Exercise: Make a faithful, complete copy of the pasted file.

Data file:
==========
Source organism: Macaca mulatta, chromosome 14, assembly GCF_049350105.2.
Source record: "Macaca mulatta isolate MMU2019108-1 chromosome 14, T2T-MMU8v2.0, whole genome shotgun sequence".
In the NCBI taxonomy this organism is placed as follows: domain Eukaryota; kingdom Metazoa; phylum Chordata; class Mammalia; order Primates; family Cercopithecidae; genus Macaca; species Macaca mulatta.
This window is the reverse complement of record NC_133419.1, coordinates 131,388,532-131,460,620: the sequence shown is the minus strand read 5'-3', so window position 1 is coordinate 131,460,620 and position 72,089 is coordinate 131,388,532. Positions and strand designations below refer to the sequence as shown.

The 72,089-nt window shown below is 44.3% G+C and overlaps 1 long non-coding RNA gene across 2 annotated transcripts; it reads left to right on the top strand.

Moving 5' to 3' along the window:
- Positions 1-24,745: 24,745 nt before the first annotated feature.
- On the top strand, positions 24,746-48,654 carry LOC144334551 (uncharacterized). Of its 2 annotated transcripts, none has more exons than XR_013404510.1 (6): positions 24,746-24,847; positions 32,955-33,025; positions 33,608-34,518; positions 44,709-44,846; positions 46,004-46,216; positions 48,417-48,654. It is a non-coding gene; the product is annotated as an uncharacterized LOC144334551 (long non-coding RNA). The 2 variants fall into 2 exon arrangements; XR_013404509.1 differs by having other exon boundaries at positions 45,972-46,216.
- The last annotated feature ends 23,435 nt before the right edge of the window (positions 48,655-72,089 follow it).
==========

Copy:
Source organism: Macaca mulatta, chromosome 14, assembly GCF_049350105.2.
Source record: "Macaca mulatta isolate MMU2019108-1 chromosome 14, T2T-MMU8v2.0, whole genome shotgun sequence".
In the NCBI taxonomy this organism is placed as follows: domain Eukaryota; kingdom Metazoa; phylum Chordata; class Mammalia; order Primates; family Cercopithecidae; genus Macaca; species Macaca mulatta.
This window is the reverse complement of record NC_133419.1, coordinates 131,388,532-131,460,620: the sequence shown is the minus strand read 5'-3', so window position 1 is coordinate 131,460,620 and position 72,089 is coordinate 131,388,532. Positions and strand designations below refer to the sequence as shown.

The 72,089-nt window shown below is 44.3% G+C and overlaps 1 long non-coding RNA gene across 2 annotated transcripts; it reads left to right on the top strand.

Moving 5' to 3' along the window:
- Positions 1-24,745: 24,745 nt before the first annotated feature.
- On the top strand, positions 24,746-48,654 carry LOC144334551 (uncharacterized). Of its 2 annotated transcripts, none has more exons than XR_013404510.1 (6): positions 24,746-24,847; positions 32,955-33,025; positions 33,608-34,518; positions 44,709-44,846; positions 46,004-46,216; positions 48,417-48,654. It is a non-coding gene; the product is annotated as an uncharacterized LOC144334551 (long non-coding RNA). The 2 variants fall into 2 exon arrangements; XR_013404509.1 differs by having other exon boundaries at positions 45,972-46,216.
- The last annotated feature ends 23,435 nt before the right edge of the window (positions 48,655-72,089 follow it).